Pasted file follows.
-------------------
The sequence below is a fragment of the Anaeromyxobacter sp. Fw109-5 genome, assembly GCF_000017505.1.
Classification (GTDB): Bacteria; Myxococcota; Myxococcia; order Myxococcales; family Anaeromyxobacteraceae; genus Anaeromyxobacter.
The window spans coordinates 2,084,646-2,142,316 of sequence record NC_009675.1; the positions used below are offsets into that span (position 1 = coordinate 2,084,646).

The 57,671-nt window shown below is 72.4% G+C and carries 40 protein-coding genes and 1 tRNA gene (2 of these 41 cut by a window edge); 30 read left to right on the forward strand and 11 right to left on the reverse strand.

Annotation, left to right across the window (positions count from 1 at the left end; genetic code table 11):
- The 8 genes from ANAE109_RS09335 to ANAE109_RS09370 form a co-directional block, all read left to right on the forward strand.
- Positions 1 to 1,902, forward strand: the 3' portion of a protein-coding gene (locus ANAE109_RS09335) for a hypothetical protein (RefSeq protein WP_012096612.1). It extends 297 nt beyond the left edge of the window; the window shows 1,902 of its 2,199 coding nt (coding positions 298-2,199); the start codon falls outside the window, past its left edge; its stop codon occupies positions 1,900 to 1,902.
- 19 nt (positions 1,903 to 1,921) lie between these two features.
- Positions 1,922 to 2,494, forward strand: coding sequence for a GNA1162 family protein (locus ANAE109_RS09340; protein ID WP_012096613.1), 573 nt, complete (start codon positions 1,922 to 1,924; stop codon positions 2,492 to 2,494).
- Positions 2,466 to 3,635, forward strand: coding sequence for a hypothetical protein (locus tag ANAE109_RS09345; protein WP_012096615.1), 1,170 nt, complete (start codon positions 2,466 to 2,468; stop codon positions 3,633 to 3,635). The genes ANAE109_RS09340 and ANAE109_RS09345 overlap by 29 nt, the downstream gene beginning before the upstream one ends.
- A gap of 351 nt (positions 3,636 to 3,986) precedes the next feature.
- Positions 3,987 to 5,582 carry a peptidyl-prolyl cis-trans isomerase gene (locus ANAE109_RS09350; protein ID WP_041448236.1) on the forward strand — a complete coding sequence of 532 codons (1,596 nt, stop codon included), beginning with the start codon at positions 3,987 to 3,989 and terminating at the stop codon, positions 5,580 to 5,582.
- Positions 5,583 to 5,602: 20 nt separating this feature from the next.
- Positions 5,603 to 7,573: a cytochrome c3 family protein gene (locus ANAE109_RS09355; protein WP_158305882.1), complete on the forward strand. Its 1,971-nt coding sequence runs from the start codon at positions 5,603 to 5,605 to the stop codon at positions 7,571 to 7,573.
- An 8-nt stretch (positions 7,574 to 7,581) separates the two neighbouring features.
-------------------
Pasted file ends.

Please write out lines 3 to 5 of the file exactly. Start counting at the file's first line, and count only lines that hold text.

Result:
The window spans coordinates 2,084,646-2,142,316 of sequence record NC_009675.1; the positions used below are offsets into that span (position 1 = coordinate 2,084,646).

The 57,671-nt window shown below is 72.4% G+C and carries 40 protein-coding genes and 1 tRNA gene (2 of these 41 cut by a window edge); 30 read left to right on the forward strand and 11 right to left on the reverse strand.

Annotation, left to right across the window (positions count from 1 at the left end; genetic code table 11):